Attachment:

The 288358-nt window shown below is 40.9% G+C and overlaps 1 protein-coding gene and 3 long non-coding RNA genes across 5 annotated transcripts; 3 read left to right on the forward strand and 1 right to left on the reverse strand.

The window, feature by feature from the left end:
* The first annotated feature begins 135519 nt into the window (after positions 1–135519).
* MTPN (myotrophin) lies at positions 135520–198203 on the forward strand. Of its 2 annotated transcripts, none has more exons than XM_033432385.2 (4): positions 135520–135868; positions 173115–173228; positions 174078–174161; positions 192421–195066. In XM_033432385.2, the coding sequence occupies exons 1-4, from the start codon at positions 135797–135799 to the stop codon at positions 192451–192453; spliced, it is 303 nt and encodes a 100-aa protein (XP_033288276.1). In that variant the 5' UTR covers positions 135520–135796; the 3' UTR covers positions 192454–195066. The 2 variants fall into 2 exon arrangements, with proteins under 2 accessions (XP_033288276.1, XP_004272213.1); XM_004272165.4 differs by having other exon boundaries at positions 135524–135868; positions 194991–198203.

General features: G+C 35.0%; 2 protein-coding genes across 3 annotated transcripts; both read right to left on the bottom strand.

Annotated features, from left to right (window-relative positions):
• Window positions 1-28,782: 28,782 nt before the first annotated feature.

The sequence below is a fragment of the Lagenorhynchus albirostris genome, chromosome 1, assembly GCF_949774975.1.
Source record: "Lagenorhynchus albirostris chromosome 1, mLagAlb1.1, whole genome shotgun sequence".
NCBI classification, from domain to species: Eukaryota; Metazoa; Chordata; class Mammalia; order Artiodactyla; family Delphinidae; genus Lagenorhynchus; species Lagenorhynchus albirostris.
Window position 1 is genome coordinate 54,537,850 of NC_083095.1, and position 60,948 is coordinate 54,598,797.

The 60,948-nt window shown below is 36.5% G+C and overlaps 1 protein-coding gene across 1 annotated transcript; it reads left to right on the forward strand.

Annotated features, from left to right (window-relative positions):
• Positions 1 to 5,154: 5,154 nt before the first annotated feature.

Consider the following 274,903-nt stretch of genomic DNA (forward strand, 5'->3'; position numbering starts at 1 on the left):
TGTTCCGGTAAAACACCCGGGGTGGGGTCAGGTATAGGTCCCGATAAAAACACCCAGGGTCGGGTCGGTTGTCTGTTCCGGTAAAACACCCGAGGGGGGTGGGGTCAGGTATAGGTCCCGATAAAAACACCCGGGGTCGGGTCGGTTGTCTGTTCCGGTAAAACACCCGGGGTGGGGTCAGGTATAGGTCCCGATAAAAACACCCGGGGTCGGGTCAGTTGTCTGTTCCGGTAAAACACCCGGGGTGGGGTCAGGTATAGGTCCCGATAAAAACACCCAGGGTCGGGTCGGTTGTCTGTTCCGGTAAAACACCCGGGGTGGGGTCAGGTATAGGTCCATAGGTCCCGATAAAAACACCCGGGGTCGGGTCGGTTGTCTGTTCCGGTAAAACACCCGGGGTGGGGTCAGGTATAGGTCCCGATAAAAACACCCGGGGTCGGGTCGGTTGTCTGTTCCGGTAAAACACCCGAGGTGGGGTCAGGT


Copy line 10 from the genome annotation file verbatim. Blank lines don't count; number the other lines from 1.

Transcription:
NCBI classification, from domain to species: Eukaryota; Metazoa; Chordata; class Mammalia; order Artiodactyla; family Delphinidae; genus Lagenorhynchus; species Lagenorhynchus albirostris.